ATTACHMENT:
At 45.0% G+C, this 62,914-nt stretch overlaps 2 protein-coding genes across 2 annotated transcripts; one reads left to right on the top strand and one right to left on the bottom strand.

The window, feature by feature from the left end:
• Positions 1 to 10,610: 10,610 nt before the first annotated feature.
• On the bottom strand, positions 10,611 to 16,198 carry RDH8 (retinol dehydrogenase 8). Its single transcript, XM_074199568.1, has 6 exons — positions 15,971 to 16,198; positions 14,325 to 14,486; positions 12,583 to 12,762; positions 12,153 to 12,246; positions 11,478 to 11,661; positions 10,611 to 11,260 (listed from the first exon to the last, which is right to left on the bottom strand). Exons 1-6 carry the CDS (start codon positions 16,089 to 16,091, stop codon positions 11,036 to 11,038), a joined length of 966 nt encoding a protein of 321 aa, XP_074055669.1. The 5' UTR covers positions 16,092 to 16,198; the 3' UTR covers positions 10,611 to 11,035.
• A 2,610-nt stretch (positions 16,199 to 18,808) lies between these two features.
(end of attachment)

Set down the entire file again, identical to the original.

At 45.0% G+C, this 62,914-nt stretch overlaps 2 protein-coding genes across 2 annotated transcripts; one reads left to right on the top strand and one right to left on the bottom strand.

The window, feature by feature from the left end:
• Positions 1 to 10,610: 10,610 nt before the first annotated feature.
• On the bottom strand, positions 10,611 to 16,198 carry RDH8 (retinol dehydrogenase 8). Its single transcript, XM_074199568.1, has 6 exons — positions 15,971 to 16,198; positions 14,325 to 14,486; positions 12,583 to 12,762; positions 12,153 to 12,246; positions 11,478 to 11,661; positions 10,611 to 11,260 (listed from the first exon to the last, which is right to left on the bottom strand). Exons 1-6 carry the CDS (start codon positions 16,089 to 16,091, stop codon positions 11,036 to 11,038), a joined length of 966 nt encoding a protein of 321 aa, XP_074055669.1. The 5' UTR covers positions 16,092 to 16,198; the 3' UTR covers positions 10,611 to 11,035.
• A 2,610-nt stretch (positions 16,199 to 18,808) lies between these two features.